It has been a while! First of all: thank you very much for the million downloads of VMPK! It happened in 2016, but I wasn't paying attention at the time. I didn't post any article around that event, neither released a new VMPK version since that year, so let's cover both things.
Born in 2008, this project is multiplatform from the beginning, with the goal of emulating a MIDI controller device on software; which means: producing (and consuming) MIDI events. The producing part requires another source of human triggered events: computer keyboard, mouse and touch screen events are supported and available on the three main target operating systems. But producing MIDI events without delivering them to a MIDI Synthesizer makes the program useless, with no sound output at all. This has been the experience of most new VMPK Linux users for years. Windows users have a software synth included in the operating system, installed and ready to use, so they may produce sound as soon as they install VMPK from scratch. But Mac and Linux users need to find and install first a suitable synthesizer. Mac OSX also includes a soft synth library, but it is not a ready-to-use service and needs to be activated by a third party software. It's not very hard to find and install, because Apple has always made MIDI users a niche for their products. Good for them.
I've been approached last year by Microsoft people to package and publish VMPK into their Windows Store for Windows 10. Probably the million downloads has something to do with it. I've tried the packaging part without technical problems thanks to the support of the MS Desktop Bridge team, but the store conditions were awful, arbitrary and unfair, so I am not willing to comply with them. This means that VMPK will be available only outside the Windows Store and there won't be an UWP or Windows Phone version either in the future. I don't want to speak about the Apple's App Store. To the hell with them as well.
Linux users have been often made hostages of their distributions and packagers. In theory, the package repositories of each distribution (equivalent to an app store) are made for easy discovery and install of all the software available for Linux, but this is not true in practice. Software integration from different unrelated sources is also the job of the Linux distributions, which they miserably fail as well. I mean that when saying hostages, because the packagers sometimes act as if they want to force their users to follow their own personal preferences, like the gurus of a sect: Jack is the chosen one!!! PulseAudio is evil!!!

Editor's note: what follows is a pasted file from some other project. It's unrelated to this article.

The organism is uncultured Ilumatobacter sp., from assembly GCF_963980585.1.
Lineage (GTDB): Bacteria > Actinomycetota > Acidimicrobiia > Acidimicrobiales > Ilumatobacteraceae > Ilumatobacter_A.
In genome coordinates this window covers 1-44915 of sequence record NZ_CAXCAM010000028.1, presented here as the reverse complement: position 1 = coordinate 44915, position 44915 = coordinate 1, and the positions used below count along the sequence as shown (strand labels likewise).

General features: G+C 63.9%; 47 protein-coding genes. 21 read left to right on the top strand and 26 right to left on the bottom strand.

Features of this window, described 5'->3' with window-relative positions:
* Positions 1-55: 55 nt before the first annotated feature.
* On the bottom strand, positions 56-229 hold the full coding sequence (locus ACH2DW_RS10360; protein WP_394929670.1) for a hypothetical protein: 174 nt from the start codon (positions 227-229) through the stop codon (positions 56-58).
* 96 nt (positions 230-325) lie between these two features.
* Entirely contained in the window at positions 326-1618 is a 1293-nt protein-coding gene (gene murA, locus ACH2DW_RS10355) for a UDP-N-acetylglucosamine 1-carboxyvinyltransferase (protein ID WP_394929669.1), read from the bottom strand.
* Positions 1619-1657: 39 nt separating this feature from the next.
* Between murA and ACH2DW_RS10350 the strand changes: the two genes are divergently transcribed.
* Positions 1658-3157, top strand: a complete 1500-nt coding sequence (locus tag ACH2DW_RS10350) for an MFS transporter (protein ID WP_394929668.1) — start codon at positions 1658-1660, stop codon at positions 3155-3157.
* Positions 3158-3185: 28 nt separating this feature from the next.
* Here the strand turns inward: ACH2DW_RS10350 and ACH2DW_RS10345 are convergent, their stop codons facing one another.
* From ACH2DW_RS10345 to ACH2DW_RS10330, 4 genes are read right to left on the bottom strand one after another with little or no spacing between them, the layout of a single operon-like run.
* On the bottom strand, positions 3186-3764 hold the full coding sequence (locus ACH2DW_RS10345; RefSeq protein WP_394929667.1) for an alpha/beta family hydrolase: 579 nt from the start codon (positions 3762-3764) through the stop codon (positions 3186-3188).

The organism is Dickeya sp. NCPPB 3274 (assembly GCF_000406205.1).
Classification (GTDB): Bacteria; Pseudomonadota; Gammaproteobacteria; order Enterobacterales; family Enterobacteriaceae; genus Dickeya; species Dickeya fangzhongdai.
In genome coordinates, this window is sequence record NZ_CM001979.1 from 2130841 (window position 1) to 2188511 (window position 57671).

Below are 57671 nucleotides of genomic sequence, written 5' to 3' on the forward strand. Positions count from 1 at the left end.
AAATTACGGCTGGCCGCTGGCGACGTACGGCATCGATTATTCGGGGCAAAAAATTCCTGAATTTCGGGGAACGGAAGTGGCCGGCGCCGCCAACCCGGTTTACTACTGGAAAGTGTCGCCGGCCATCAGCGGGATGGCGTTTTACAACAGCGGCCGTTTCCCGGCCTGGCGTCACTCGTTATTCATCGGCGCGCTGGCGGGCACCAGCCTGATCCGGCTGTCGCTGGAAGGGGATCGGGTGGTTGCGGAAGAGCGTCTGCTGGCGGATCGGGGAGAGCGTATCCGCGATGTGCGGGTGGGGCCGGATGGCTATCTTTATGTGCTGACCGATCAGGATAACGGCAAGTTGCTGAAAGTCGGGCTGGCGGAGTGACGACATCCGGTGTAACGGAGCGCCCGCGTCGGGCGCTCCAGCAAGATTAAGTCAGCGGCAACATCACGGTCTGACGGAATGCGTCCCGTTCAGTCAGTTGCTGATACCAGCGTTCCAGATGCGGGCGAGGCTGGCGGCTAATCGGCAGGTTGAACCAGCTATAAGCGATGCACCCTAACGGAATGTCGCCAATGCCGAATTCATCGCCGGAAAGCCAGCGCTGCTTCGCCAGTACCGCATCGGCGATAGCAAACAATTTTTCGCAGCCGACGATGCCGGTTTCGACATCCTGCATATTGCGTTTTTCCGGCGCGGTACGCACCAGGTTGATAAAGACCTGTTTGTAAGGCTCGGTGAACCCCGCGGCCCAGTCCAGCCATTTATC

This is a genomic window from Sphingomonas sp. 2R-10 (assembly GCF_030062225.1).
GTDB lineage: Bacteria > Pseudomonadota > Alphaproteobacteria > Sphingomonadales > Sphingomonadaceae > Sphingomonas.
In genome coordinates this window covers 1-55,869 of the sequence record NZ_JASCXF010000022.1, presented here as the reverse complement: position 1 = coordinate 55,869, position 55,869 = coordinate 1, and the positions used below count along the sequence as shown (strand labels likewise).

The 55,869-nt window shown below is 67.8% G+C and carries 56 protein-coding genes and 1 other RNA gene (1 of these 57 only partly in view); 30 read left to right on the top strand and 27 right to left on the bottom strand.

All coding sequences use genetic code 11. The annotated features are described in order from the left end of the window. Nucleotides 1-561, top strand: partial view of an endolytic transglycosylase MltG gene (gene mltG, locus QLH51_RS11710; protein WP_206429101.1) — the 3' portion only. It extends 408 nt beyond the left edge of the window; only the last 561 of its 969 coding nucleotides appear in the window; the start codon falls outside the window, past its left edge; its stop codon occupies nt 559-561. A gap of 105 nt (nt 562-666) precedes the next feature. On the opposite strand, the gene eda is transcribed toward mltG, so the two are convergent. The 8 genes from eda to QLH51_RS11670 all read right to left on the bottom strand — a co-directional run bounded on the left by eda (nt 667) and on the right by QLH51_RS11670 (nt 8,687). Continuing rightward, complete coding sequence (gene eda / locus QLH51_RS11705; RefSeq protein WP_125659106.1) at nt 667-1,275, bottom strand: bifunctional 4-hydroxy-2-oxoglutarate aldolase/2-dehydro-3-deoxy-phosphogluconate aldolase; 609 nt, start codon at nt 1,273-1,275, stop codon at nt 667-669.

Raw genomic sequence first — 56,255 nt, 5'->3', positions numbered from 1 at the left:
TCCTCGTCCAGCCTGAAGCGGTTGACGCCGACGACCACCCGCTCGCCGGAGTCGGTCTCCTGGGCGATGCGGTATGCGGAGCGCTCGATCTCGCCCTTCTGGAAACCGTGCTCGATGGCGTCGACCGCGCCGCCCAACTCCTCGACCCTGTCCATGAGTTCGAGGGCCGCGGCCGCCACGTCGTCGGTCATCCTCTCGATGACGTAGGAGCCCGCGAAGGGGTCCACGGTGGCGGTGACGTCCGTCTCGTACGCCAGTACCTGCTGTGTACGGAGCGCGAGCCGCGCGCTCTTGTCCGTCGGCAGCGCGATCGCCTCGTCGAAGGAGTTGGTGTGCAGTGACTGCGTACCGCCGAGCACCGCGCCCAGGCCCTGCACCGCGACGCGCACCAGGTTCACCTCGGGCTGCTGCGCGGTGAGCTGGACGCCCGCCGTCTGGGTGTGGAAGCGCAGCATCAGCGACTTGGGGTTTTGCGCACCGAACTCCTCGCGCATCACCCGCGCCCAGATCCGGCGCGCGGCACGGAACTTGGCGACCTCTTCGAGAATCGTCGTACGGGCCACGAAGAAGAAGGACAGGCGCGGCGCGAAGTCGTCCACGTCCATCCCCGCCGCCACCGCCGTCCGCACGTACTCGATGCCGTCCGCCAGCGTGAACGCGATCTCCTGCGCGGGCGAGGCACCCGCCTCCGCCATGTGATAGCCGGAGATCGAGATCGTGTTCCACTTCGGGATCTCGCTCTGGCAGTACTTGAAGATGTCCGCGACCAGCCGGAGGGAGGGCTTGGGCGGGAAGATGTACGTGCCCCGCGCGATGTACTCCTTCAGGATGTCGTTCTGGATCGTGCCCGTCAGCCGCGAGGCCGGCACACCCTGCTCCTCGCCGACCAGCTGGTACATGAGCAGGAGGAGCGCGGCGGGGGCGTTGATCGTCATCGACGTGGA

More about that later. Let's listen an enlightening Linus Torvalds first:
OK Linus. I've released this time an AppImage package for 64-bit Linux. OTOH, I'm still using Subversion and not planning to migrate the source repository to Git anytime soon.
What I think it would be a good VMPK distribution? Well, first of all, the latest version should be available for install, optionally with some former versions available to choose if the users needs to compare something (like a bug resolved or introduced in the latest version). Second: main functions should be immediately available: the user must be able to simply get sound at once. For Linux, ALSA sequencer inputs and outputs must also be available without any other extra configuration. About network I/O: the Mac OSX and Windows operating systems automatically activate firewalls blocking this function but, as soon as VMPK starts the first time, the OS asks the user for permission to open the firewall for this software. Linux distributions that include an active firewall should listen and learn something here.
The latest VMPK release includes lightweight soft synths for Linux and Mac OSX, which were available as a Drumstick-RT library back-ends for some time. The Linux soft synth is Sonivox EAS, borrowed from Android OSP and ported to Linux + PulseAudio, which was already mentioned in another post.
It is the default output chosen by VMPK upon install, so you need to use PulseAudio if you want to try VMPK. Why the PulseAudio choice? Because it is the default Linux sound server in most distributions: Ubuntu, Fedora (Red Hat), OpenSUSE, etc. I know that there has been a lot of criticism among the Linux audio community about PA, but honestly: I can't care less about arguments that sound like fanaticism. Someone told me that: “many people in linux-audio avoid PA like the plague.” Well, I'm sure you know that many computer users avoid Linux like a plague, but I don't let a handful of haters to influence my decision of keeping VMPK available for Linux users. And at the end of the day, this is my personal project and I am who decide the road-map. This is also free software. If you don't like something or have good ideas to get it better, you may contribute with code or make your own fork.